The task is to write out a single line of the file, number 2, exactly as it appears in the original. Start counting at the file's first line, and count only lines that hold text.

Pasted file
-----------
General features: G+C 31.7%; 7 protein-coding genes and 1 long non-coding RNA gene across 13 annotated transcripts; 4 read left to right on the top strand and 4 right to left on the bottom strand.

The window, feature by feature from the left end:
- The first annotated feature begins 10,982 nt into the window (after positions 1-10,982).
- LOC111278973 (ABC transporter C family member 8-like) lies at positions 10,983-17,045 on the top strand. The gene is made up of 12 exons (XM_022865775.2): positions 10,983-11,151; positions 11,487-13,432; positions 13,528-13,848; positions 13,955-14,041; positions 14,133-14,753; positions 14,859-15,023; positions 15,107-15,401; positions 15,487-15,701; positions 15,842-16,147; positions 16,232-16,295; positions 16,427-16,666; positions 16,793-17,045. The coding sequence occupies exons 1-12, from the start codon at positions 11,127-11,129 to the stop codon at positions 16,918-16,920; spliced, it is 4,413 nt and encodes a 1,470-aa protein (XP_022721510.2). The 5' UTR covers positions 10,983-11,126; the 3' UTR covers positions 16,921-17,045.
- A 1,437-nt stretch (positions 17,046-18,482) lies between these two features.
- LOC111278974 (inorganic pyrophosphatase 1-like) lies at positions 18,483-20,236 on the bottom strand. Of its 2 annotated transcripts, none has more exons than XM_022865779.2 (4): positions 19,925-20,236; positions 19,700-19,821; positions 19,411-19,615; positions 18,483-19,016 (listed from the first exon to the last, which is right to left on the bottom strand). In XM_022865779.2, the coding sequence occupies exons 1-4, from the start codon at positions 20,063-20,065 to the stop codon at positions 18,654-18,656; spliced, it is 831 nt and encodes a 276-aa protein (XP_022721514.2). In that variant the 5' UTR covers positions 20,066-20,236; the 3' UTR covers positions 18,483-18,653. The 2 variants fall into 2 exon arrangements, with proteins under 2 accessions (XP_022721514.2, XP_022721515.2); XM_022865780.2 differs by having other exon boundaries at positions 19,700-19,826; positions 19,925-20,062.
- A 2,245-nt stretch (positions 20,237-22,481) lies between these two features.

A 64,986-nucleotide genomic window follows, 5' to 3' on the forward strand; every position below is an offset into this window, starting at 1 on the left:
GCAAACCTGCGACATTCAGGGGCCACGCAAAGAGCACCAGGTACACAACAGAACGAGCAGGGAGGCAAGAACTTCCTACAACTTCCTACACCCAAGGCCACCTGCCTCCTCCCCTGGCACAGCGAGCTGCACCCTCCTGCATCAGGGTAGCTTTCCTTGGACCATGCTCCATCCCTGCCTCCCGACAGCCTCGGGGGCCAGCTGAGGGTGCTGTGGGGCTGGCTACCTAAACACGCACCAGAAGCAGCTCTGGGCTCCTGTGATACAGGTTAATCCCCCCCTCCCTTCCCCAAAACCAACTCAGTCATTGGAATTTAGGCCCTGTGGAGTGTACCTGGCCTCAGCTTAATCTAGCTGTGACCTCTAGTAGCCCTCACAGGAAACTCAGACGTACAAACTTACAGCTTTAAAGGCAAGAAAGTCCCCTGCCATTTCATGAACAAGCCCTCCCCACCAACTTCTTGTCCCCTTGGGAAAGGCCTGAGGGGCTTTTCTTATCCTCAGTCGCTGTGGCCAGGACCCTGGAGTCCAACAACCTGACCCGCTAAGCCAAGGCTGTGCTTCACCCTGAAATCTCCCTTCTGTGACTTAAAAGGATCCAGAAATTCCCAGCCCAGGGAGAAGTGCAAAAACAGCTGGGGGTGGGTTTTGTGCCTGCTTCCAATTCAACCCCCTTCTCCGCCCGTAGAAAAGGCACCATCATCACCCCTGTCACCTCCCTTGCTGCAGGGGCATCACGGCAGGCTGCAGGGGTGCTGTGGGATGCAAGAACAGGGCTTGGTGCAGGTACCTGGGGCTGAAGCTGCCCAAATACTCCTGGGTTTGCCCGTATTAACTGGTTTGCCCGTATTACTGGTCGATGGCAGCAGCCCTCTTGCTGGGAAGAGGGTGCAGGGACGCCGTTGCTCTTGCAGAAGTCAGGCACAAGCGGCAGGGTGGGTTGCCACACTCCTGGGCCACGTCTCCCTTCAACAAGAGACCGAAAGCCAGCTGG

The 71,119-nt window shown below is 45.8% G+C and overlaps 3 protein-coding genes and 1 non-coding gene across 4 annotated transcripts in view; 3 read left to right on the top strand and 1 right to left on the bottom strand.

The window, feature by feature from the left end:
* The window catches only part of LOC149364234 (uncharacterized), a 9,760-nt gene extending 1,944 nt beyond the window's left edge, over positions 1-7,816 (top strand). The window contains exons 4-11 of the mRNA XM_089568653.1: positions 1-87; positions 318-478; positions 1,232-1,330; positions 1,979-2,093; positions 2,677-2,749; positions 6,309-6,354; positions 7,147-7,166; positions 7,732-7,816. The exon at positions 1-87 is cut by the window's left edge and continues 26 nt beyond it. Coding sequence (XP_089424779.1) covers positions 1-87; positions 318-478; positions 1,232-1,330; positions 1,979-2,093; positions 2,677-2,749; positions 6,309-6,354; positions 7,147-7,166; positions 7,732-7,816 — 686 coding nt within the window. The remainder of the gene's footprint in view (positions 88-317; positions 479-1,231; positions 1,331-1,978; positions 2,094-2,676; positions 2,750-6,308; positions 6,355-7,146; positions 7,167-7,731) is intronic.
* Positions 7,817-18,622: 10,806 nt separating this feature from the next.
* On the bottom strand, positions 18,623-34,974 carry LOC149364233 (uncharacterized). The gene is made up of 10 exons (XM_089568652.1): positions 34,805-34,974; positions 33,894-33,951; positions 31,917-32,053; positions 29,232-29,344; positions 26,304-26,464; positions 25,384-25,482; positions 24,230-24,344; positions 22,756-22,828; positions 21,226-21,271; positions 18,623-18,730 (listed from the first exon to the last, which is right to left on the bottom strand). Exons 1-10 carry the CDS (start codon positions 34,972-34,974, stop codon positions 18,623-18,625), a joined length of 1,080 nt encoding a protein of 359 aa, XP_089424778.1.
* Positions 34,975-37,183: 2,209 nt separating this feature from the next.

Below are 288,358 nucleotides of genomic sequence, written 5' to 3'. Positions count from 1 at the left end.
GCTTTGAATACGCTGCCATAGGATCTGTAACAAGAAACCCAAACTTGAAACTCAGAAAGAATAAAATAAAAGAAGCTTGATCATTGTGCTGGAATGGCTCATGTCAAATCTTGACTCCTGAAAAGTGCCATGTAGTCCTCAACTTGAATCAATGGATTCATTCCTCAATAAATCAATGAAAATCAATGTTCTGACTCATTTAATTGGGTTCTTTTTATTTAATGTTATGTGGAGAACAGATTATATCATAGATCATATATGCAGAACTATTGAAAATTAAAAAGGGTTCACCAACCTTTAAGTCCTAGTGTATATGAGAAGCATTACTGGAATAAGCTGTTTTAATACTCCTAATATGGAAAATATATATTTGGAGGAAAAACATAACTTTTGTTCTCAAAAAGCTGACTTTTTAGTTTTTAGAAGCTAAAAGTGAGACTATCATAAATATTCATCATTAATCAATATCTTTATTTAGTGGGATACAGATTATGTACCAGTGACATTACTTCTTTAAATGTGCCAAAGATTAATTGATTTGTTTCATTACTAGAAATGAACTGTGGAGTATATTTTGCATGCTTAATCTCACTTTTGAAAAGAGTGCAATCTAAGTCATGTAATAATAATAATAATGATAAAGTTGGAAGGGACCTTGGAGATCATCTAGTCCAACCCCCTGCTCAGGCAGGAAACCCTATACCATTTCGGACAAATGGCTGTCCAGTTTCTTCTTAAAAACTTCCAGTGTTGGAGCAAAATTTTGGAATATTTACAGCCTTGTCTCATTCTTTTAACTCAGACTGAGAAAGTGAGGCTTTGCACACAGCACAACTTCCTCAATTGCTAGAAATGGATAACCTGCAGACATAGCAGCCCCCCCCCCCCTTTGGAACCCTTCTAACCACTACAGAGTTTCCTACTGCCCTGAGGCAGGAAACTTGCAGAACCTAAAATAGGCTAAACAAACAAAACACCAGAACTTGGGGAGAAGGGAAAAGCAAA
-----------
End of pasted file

The window, feature by feature from the left end: